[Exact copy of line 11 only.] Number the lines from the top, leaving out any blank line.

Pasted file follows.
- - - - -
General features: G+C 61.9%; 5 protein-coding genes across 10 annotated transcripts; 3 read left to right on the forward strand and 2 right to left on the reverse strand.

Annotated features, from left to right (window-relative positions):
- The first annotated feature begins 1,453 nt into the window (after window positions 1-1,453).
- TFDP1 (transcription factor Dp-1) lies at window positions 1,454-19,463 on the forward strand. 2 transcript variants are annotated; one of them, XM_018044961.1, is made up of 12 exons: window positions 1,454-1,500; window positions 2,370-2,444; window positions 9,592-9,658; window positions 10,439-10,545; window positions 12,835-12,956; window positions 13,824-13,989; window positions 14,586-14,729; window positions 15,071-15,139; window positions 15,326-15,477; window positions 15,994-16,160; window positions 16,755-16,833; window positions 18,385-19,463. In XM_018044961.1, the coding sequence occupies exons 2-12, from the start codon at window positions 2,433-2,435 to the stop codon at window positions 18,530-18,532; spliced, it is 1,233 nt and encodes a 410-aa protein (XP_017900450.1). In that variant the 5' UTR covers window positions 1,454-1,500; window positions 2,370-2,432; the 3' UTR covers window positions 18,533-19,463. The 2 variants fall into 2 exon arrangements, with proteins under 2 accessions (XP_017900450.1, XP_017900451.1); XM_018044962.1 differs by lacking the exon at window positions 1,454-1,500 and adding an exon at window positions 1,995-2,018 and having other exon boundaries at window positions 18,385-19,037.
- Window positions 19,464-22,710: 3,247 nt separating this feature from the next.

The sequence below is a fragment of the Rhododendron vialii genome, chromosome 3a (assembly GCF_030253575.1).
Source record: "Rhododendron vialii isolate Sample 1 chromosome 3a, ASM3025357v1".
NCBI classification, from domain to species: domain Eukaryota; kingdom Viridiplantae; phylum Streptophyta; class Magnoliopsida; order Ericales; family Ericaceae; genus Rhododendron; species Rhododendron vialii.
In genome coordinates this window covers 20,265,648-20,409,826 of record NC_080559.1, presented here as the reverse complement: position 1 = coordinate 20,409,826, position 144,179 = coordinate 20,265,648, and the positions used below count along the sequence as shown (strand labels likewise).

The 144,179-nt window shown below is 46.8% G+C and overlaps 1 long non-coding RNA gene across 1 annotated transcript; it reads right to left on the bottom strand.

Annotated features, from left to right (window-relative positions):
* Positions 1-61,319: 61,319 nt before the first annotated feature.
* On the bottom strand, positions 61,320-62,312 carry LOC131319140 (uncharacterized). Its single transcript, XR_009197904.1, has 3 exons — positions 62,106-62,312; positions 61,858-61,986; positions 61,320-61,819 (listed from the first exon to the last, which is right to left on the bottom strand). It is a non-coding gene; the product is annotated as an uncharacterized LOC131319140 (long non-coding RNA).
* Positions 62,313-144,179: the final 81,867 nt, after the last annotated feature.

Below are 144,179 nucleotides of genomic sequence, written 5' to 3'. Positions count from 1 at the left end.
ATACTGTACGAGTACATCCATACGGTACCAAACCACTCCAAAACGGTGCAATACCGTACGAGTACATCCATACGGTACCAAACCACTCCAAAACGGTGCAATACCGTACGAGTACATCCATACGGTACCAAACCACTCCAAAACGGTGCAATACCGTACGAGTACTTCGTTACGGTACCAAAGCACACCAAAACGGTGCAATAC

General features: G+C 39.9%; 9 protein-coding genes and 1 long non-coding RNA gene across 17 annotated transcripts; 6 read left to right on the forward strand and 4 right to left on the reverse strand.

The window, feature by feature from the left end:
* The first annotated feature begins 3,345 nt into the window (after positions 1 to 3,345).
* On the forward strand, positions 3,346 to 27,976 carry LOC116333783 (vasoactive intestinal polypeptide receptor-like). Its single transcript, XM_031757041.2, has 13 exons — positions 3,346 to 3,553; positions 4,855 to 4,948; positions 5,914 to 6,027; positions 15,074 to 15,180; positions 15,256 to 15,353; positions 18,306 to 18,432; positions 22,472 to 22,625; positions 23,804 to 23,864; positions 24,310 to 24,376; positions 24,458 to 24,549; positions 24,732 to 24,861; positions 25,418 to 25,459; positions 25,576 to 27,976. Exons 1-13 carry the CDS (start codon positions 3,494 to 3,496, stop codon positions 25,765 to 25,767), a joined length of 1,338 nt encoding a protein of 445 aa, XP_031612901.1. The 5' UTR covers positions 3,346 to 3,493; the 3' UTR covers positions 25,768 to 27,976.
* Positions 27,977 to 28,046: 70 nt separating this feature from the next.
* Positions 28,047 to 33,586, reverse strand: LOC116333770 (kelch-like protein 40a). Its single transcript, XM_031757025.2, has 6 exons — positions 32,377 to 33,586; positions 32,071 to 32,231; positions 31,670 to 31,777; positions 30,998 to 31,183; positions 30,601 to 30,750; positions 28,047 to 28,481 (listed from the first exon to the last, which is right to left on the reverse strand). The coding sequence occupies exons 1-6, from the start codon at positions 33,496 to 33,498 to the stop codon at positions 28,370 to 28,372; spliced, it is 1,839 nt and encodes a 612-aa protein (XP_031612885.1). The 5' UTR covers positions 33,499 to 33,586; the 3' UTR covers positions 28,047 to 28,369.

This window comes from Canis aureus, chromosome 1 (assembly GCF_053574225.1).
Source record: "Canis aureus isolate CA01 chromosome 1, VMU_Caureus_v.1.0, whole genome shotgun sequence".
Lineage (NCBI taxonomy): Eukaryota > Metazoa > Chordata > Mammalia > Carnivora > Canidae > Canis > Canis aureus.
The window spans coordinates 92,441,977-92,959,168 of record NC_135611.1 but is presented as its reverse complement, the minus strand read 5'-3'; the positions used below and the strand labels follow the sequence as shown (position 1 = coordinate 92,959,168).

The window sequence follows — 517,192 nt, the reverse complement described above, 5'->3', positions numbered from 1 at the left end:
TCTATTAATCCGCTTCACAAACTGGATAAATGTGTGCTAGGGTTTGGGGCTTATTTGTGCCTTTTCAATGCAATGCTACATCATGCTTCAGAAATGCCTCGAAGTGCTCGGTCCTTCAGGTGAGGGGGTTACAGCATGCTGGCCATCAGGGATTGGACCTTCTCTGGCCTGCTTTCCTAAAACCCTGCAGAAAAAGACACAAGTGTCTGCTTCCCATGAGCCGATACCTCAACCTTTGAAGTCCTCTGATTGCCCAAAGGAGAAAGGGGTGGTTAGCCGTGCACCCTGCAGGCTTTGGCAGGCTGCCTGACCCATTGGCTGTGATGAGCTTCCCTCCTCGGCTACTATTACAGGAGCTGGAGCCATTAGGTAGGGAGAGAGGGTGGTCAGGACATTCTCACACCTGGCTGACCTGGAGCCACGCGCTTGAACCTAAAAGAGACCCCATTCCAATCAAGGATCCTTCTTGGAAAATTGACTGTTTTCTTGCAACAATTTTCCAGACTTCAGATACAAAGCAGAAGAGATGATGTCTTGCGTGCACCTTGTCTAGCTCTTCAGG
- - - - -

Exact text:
Annotated features, from left to right (window-relative positions):